This post was originally published at Novelicious.com and is now at WritingTipsOasis.com. WritingTipsOasis.com acquired Novelicious.com in June 2022.
Sometimes after a bad day, when it’s cold and dark outside, you just want to light some candles, grab some chocolate (Reese’s Peanut Butter Cups are my weapon of choice), and snuggle up with a good book that makes you feel warm and fuzzy. That, for me, is always a Jill Mansell book. It’s a fail safe. Three Amazing Things About You is Jill’s 26th novel and it is as much of a delight as her last 25.
Hallie is dying – she has Cystic Fibrosis and the only solution is a lung transplant, but Hallie is realistic and knows that the chances of a donor becoming available are slim. So, until then, she is enjoying her life as much as her disease will allow and harbouring a secret crush on her doctor, knowing that nothing can ever really happen between them.
Flo, meanwhile, is a care assistant who loves her job. When her patient and friend, Elsa, dies and leaves both her cat and her flat in Flo’s hands, Elsa’s relatives are none too pleased, and Flo must deal with the disgruntled family members the best way that she knows how.
Finally, happy-go-lucky Tasha meets the man of her dreams whilst arm-deep inside a litter bin (I’ll let you find out the story yourself), but will the fact that he enjoys spending weekends hanging from cliff faces and riding motorbikes cause a problem for constant worrier Tasha? Can love still work if you have nothing in common?
Three stories, seemingly not linked in any way, Three Amazing Things About You is a bit like three books in one. The female protagonists all live in different places, but their lives are set to clash in ways you do not expect.You may be thinking: “the main character is dying and I don’t really fancy that”, but there is nothing morbid about this book. In fact, Hallie’s attitude towards her disease is as positive as it can be; she loves life, her friends and she doesn’t let her health hold her back. She also remains very truthful about her illness. It’s clear from the story itself and the acknowledgements that Jill Mansell spent a lot of time making sure every aspect of the disease she so beautifully writes about is accurate and it pays off. I really felt Hallie’s disappointment when she sometimes – inevitably – had to give in to the exhaustion that the disease causes her to feel.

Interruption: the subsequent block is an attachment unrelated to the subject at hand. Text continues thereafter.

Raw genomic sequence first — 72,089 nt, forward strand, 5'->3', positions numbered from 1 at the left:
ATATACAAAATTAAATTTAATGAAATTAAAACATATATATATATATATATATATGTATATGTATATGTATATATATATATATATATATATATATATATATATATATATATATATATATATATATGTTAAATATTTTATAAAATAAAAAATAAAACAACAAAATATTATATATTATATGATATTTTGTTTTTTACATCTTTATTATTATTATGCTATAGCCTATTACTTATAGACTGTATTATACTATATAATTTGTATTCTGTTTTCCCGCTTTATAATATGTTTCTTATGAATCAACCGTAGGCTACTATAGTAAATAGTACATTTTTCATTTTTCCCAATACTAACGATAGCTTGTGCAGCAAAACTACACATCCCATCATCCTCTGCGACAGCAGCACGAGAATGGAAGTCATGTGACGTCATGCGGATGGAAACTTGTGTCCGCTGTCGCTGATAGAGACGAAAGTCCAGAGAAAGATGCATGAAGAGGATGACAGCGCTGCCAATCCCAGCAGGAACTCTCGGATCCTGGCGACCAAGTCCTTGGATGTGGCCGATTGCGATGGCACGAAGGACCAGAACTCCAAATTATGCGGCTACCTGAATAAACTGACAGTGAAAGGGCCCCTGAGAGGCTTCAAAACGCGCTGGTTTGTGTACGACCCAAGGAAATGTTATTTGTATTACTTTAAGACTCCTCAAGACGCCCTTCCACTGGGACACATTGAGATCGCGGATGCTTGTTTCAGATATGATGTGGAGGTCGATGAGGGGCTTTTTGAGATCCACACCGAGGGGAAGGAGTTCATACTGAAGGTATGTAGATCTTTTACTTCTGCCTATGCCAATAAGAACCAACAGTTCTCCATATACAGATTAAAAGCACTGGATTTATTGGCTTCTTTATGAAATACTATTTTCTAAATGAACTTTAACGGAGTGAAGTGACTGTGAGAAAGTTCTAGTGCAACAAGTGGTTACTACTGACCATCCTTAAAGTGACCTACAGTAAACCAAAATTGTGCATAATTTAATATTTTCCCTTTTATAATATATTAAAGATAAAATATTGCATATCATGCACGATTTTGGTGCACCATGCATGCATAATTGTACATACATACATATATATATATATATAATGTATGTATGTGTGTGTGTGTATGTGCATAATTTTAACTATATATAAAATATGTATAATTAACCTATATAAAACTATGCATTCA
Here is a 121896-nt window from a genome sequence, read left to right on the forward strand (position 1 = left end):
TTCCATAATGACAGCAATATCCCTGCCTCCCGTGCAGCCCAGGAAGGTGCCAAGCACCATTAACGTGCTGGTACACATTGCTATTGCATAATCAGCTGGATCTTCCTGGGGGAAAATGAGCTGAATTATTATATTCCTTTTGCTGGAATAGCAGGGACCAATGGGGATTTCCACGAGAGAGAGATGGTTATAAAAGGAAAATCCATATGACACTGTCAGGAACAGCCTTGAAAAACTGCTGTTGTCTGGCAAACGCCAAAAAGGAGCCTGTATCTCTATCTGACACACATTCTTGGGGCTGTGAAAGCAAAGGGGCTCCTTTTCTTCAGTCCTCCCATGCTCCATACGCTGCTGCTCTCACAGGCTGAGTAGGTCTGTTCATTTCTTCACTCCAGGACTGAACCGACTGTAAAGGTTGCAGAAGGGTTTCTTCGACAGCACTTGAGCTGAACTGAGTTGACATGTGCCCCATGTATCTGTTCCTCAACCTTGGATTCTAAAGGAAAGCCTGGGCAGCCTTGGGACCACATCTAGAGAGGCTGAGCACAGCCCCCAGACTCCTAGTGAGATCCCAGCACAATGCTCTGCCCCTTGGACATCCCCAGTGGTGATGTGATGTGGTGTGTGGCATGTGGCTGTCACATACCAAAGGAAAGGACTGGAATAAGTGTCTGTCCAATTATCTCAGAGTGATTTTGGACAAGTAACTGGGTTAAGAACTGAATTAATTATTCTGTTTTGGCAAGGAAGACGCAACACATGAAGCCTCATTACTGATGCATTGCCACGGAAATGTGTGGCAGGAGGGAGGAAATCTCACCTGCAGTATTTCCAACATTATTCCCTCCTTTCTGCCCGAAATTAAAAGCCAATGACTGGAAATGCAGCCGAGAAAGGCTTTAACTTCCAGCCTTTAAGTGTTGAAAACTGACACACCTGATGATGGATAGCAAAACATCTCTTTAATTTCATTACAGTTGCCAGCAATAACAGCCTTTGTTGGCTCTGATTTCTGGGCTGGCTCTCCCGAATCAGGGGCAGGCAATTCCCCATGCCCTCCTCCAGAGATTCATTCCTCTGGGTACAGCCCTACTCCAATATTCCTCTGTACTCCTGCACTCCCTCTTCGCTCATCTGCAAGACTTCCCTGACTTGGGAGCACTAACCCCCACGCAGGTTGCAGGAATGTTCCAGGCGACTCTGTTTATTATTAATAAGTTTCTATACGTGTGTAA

Tasha and Flo’s stories are equally joyful to read – I particularly like the attitudes to life that all of these women have. I especially sympathised with Tasha’s continuous worrying about everyone and everything, but mainly her adventurous boyfriend, Rory, and the scrapes that he gets into. I loved Flo’s caring nature and her relationship with Jeremy the cat, too.
Of course it wouldn’t be a Jill Mansell novel without a generous helping of love and dishy male protagonists – one of my favourite scenes in the book involves Tasha, Rory, a lost credit card and a bin. Believe it or not, it made me hope that chivalry isn’t dead after all!
What I enjoy most about Jill Mansell’s storytelling is that she has found a formula for enjoyable, addictive writing that rarely disappoints. She creates characters that I root for and that are so realistic, I feel I could bump into them in my local pub.
For fans of Jill Mansell (and new readers alike), you won’t be disappointed by this book. There is a level of subtle happiness to it, a reminder throughout that life is really all about what you make it and if you want to be happy just … be.
9/10MORE ABOUT THIS BOOK